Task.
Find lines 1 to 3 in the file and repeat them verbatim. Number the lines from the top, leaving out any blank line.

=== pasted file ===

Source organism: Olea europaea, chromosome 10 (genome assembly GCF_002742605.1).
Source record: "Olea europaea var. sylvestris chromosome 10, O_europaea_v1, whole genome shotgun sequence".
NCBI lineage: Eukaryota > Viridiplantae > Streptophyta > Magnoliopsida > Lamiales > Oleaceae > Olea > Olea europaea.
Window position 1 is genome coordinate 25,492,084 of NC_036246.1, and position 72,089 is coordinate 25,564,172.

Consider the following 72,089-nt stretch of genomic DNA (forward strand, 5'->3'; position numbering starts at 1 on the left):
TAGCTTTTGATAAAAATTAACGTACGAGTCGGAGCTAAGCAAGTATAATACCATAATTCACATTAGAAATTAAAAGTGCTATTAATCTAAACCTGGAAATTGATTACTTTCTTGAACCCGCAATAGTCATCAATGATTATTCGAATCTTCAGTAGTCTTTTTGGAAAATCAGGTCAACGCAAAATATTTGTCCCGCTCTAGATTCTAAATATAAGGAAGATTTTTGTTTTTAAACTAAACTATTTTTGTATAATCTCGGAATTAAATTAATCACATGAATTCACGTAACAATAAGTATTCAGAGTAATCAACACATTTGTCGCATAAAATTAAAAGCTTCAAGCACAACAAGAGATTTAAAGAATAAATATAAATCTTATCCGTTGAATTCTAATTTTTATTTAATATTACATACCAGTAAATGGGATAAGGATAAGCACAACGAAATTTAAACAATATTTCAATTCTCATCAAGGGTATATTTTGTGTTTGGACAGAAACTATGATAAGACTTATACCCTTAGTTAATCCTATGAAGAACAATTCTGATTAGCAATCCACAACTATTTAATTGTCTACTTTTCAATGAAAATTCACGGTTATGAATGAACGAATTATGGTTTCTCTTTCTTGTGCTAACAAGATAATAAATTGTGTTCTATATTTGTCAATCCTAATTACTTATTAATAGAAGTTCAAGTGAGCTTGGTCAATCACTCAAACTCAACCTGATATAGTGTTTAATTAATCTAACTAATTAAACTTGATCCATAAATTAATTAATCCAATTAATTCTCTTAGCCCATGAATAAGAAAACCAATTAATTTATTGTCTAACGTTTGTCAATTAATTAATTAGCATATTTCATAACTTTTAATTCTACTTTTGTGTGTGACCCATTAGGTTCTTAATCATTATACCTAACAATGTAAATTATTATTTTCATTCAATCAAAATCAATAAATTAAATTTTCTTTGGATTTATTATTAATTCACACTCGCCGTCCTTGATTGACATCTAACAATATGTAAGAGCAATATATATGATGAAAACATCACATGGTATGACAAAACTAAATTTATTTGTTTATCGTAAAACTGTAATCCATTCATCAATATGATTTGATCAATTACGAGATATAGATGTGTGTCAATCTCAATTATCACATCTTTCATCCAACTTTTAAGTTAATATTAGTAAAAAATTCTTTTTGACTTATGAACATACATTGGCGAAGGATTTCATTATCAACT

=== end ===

Source organism: Olea europaea, chromosome 10 (genome assembly GCF_002742605.1).
Source record: "Olea europaea var. sylvestris chromosome 10, O_europaea_v1, whole genome shotgun sequence".
NCBI lineage: Eukaryota > Viridiplantae > Streptophyta > Magnoliopsida > Lamiales > Oleaceae > Olea > Olea europaea.